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Math Help - Isometric

  1. #1
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    Isometric

    Show that C[0,1] and C[a,b] are isometric.
    Solution:
    A mapping T of X into X' is said to be isometric if for all x, y in X
    d'(Tx,Ty)=d(x,y)
    C is continous [0,1] and [a,b] closed interval..
    The distance on Function space C[a,b] is d(x,y)=max|x(t)-y(t)|

    I couldnt procced from here....i need some help....

    thanks
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  2. #2
    MHF Contributor Drexel28's Avatar
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    Quote Originally Posted by kinkong View Post
    Show that C[0,1] and C[a,b] are isometric.
    Solution:
    A mapping T of X into X' is said to be isometric if for all x, y in X
    d'(Tx,Ty)=d(x,y)
    C is continous [0,1] and [a,b] closed interval..
    The distance on Function space C[a,b] is d(x,y)=max|x(t)-y(t)|

    I couldnt procced from here....i need some help....

    thanks
    What if you did a mapping that bijectively took [a,b]\to[0,1] in an increasing way, call this g, and you considered T:C[a,b]\to C[0,1] defined by Tf(x)=f(g(x))?
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  3. #3
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    Thank u very much...
    But how can we prove that the map is bijective...i mean how can we see that it is one-to-one and onto...
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  4. #4
    MHF Contributor Drexel28's Avatar
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    Quote Originally Posted by kinkong View Post
    Thank u very much...
    But how can we prove that the map is bijective...i mean how can we see that it is one-to-one and onto...
    Have you tried to prove it?
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  5. #5
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    yes i thought about it..but i couldnt find a way...please can u help me...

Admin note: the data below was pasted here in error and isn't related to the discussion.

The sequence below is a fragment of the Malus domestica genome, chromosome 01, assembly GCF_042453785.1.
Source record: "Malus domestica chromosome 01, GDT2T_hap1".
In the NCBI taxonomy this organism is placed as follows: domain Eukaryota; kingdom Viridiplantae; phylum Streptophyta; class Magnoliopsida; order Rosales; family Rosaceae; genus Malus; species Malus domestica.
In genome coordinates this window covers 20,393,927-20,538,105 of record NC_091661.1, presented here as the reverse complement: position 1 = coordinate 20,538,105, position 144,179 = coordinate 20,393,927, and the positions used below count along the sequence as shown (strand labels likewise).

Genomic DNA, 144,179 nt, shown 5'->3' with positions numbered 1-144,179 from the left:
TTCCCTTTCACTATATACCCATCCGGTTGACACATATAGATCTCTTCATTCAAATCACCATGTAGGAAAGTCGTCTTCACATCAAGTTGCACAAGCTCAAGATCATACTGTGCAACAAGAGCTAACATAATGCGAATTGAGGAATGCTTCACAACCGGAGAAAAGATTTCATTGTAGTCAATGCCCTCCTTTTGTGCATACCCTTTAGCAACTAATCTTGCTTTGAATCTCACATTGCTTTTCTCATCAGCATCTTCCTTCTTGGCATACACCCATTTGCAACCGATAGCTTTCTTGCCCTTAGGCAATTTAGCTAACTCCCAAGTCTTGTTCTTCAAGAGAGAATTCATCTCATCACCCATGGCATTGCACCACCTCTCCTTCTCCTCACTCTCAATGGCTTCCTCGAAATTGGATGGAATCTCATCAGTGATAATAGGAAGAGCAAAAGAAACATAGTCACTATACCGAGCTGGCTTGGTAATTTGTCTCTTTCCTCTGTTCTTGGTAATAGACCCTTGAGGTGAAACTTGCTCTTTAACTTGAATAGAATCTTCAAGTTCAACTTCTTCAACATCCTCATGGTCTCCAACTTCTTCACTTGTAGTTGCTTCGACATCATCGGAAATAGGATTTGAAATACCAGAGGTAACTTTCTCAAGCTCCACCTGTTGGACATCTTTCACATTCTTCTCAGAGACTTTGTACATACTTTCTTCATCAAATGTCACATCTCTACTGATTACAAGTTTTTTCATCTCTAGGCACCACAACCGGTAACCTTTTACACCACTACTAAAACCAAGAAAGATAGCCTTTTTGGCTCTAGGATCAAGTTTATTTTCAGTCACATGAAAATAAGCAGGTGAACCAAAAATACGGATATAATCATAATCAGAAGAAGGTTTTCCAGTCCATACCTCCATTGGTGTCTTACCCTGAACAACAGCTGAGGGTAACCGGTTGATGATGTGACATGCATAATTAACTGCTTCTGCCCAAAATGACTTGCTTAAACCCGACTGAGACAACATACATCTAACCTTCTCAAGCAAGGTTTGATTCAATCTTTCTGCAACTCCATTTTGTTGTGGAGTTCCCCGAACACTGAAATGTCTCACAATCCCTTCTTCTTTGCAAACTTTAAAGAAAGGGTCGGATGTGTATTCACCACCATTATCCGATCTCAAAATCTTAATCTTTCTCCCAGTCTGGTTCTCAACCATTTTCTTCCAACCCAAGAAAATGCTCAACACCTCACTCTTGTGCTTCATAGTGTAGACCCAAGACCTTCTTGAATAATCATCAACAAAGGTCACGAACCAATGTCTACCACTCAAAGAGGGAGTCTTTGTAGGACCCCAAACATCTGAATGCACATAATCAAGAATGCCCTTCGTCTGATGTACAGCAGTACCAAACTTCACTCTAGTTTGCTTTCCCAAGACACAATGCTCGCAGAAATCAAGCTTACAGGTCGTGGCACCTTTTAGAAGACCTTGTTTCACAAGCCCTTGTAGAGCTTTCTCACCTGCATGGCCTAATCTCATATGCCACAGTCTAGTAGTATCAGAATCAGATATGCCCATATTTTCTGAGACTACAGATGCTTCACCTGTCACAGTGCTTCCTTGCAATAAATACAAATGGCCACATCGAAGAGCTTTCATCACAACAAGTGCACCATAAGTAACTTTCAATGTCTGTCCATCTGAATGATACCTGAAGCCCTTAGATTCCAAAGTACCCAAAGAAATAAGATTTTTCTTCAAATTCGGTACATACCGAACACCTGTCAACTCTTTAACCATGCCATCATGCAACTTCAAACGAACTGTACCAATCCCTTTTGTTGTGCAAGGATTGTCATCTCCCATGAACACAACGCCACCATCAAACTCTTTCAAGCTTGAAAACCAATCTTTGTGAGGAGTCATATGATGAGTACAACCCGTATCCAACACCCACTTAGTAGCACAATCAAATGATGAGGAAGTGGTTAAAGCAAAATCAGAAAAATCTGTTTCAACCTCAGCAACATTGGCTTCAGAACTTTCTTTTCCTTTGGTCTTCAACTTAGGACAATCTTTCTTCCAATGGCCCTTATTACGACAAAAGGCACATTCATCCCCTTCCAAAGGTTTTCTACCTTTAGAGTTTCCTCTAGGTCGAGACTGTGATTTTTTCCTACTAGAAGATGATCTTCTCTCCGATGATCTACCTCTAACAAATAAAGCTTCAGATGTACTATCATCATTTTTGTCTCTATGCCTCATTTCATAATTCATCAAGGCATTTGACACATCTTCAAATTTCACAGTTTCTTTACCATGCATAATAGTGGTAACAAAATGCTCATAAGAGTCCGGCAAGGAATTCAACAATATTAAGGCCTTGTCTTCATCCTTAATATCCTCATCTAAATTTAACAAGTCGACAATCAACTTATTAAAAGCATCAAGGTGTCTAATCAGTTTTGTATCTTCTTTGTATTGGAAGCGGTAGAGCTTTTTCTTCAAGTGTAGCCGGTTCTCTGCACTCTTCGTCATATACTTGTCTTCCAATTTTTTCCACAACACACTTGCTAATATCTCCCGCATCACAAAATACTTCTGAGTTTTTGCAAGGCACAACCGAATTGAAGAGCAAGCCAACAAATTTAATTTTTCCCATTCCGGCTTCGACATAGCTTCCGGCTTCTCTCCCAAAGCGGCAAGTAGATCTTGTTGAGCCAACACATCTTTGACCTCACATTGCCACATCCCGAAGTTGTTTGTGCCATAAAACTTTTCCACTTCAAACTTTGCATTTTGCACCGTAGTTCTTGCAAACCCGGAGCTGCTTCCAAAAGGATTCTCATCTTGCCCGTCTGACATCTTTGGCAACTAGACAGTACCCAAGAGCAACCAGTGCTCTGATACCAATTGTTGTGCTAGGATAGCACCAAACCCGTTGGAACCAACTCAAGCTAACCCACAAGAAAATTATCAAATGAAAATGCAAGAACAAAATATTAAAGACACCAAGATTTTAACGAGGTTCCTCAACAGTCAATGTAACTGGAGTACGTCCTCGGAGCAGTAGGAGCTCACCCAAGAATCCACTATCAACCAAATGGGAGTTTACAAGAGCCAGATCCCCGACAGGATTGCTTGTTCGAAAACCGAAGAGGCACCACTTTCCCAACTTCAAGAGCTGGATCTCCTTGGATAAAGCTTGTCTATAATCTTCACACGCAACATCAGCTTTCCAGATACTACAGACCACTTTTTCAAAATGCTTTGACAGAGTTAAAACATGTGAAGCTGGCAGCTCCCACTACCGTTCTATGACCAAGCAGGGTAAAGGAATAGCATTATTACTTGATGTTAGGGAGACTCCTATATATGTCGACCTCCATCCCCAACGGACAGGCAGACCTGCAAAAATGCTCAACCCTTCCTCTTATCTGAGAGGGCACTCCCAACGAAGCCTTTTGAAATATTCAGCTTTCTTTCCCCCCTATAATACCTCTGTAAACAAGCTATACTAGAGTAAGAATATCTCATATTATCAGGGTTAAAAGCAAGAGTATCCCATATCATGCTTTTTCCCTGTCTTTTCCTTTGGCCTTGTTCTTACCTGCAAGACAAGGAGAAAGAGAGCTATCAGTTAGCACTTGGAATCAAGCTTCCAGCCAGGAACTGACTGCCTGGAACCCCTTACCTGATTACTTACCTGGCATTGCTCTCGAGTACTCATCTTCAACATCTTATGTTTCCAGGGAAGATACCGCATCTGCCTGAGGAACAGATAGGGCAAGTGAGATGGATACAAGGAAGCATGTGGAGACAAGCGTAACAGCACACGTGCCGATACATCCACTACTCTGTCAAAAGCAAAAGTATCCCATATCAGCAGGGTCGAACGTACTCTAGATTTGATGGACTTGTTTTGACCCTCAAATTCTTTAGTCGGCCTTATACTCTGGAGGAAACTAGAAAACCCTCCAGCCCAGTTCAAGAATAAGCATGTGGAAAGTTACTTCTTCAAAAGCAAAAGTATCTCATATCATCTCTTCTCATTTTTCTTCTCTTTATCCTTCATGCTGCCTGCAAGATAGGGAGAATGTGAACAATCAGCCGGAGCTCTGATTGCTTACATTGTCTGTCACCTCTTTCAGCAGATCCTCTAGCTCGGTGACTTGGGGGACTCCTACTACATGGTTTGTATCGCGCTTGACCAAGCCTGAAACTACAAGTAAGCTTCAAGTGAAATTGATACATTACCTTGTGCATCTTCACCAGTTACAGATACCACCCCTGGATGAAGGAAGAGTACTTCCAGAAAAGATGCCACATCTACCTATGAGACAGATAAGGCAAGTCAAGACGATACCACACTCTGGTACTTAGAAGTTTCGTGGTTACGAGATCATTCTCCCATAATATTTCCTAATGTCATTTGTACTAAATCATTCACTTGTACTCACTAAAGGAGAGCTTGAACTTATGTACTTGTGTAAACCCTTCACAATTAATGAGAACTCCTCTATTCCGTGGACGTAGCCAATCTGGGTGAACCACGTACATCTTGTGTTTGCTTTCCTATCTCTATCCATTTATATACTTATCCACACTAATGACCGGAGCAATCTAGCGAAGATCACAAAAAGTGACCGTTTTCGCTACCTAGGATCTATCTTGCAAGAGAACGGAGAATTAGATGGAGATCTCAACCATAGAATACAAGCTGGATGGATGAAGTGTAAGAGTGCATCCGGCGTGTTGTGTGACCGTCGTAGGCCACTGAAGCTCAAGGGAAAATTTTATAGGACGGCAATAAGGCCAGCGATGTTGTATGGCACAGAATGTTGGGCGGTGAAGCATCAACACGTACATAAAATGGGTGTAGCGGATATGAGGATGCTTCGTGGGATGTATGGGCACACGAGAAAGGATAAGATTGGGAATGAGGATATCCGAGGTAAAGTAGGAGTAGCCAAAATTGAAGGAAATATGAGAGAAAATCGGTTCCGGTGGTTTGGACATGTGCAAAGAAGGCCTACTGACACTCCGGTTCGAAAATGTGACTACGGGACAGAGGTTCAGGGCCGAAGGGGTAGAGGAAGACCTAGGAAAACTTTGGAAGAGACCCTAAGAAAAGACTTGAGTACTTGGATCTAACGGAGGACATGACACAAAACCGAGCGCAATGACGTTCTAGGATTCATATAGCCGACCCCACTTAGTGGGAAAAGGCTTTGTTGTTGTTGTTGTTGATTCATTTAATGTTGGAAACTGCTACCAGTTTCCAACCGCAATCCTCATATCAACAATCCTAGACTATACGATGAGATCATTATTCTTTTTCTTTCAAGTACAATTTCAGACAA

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  6. #6
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    Re: Isometric

    This is what I did:

    You are looking for a function, say F from C[a,b] into C[0,1], which is injective.
    Choose F such that F(u)=u(b*t-(1-t)*a). Here you take a function u which is an element of C[a,b] and, using F this u becomes an element of C[0,1].

    This function clearly preserves the distance propierty (isometric) which you are requiered. Indeed:

    Lets take u,w \in C[a,b] and F allows to take F(u),F(w) \in C[0,1], now
    d_{C[a,b]}(u,w)=\max_{t\in[a,b]} |u(t)-w(t)|=\max_{t\in[0,1]}|u(bt-(1-t)a)-u(bt-(1-t)a)|=d_{C[0,1]}(F(u),F(w)).

    Finally  F is bijective from the form it was selected.
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  7. #7
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    Re: Isometric

    Quote Originally Posted by kinkong View Post
    Thank u very much...
    But how can we prove that the map is bijective...i mean how can we see that it is one-to-one and onto...
    You were told to find a mapping from [a, b] to [0, 1]. There are many such mappings, some are bijective and some are not. Which did you use?

    To prove that a mapping, f, is one-to-one, you need to show that "if f(x)= f(y) then x= y". HOW you do that depends upon exactly what f is. To prove that a mapping, from [a, b] to [0, 1] is onto, you need to show that "if y is in [0, 1] then there exist an x in [a, b] such that f(x)= y.
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